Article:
The world was shocked, shocked when on June 5 the ICU captured Mogadishu. It was a stunning loss only to those who were not following the situation closely. A coalition of warlords which had craftily aligned to form the “Alliance for the Restoration of Peace and Counter-Terrorism” in February 2006 was soundly defeated despite being backed by the US and Ethiopia.

Again from the CFR:

Despite its name, the ARPCT probably does little to combat terrorism and is more interested in maintaining the lawless status quo in which the warlords thrive. Experts say the moniker is an attempt to make the group appealing to Western governments, highlighting their battle against the spread of an Islamic militia. The scheme seems to have worked: In June there were widespread reports the United States was providing financial support to the ARPCT.

While one would think this would have given pause to the Bush administration to question how it got suckered into this quagmire, Washington chose instead to play a part in the creation of something called the International Contact Group on Somalia on June 15—well after things had started to deteriorate. Jendayi Frazer, Assistant Secretary of State for African Affairs, who has been particularly unserious about the unfolding disaster in the Horn of Africa (she asked the Ethiopian opposition not to throw stones at government forces as a solution to the post-election killings in June and November 2005) , provided the usual boilerplate.

“What we're trying to do is gain greater information, fidelity, and also make it very clear to all entities in Somalia, whether it's clan elders, whether it's Islamic court militias, whether it's warlords, whether it's business people - however you want to characterize them - that these foreign terrorists are going to continue to be a critical interest of the United States. They have to be turned over."

It was perhaps the lowest point of US diplomacy in the Horn.

The unnerving thing is that even after the fall of Mogadishu, there was an opportunity to diffuse the situation had there been someone who thought about long term strategies to curb a new hub for extremists. (Sadly, according to a New York Times article, Michael Zorick, the State Department's political officer for Somalia, was “reassigned to Chad after he sent a cable to Washington criticizing Washington's policy of paying Somali warlords.”)

The chairman of the ICU, one Sharif Sheikh Ahmed, considered a moderate element within the Union, had written a four-page letter to the UN, EU and the US calling, as the BBC reported, for “the establishment of friendly relations with the international community, based on mutual respect.” He continued, "We categorically deny and reject any accusation that were/are harboring any terrorists or supporters of terrorism," and adding, "We would like to establish a friendly relationship with the international community."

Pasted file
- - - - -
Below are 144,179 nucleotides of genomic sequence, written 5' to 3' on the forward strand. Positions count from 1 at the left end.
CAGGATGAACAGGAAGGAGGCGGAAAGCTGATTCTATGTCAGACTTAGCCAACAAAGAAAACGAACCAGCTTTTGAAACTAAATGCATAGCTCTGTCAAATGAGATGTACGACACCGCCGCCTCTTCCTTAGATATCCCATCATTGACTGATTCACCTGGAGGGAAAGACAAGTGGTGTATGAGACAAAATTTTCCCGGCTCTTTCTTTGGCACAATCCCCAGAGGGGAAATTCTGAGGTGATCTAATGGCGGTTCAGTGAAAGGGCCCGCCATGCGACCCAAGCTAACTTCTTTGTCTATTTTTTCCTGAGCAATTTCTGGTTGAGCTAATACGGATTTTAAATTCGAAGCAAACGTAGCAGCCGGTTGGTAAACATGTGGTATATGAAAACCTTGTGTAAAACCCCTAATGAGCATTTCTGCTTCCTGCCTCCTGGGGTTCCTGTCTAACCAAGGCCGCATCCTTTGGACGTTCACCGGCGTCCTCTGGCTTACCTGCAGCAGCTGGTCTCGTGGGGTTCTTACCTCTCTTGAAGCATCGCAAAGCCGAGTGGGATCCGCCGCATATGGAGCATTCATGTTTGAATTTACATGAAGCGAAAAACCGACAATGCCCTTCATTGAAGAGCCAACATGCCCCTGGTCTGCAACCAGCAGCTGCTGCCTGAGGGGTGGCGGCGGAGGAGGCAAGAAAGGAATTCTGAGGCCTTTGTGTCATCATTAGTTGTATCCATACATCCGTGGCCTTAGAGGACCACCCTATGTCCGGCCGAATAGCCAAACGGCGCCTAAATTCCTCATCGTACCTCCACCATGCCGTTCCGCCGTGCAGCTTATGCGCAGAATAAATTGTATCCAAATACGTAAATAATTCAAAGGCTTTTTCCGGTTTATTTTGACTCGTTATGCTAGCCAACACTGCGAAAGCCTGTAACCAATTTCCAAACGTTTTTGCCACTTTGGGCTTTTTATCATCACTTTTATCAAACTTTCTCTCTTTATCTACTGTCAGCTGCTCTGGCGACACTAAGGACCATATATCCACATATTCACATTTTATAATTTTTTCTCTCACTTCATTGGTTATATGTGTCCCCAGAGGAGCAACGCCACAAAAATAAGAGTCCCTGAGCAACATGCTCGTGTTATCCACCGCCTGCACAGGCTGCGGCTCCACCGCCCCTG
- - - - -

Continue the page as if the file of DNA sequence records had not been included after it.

Sure it could have been a rouse, but it was an imminently exploitable one. It was an olive branch and seizing it before the ICU had a chance to regroup would have been helpful.

Even radical ICU leader Sheikh Hassan Dahir Aweys, a higher up in al-Itihaad al-Islaami, recognized by the US government as a terrorist organization, was careful to disassociate the ICU from Al-Qaeda.

In fact, there was reason to be optimistic even in early June. Quoting its editor of the Somali service, Yusuf Garaad Omar, the BBC reported:

"The Islamic courts and the transitional government need each other," [Omar] says. "One is the legal government, the other is a popular force in control of the capital."

But he warns that it is only a step forward on a long road towards the end of war. He says the Islamic courts are likely to become whatever others want them to be. If treated with respect - as partners - they could turn into the group which delivers the capital to the government and so end years of conflict.

But if they are viewed as a hotbed of Islamic extremism, that too, could become a self-fulfilling prophecy.

It is hard to believe that the ICU would have delivered Mogadishu to the transitional government and retreat, but it is a sentiment that is echoed by Professor Abdi Samatar from the University of Minneapolis:

I think Somalis have always been moderate practitioners of Islam and very, very free people. The same gentleman, Sheikh Sharif, also noted today that they are not interested in becoming ministers or government themselves -- that's the Islamic courts -- and that they will be using the Sharia law until such a time when a constitutional government is formed.


What they want to do is create the conditions in which the Somali people, and particularly the people of Mogadishu and the Banadir region, could be able to have determination as to which way they want to go

Who knows? But the fact remains that an opportunity for détente was willfully squandered. Who knows what would have happened if the US had not listened to the Ethiopian government’s braggadocio about “crushing” extremists? Instead, believing Ethiopia to be a reliable ally capable of containing extremism, the US decided on a proxy war approach.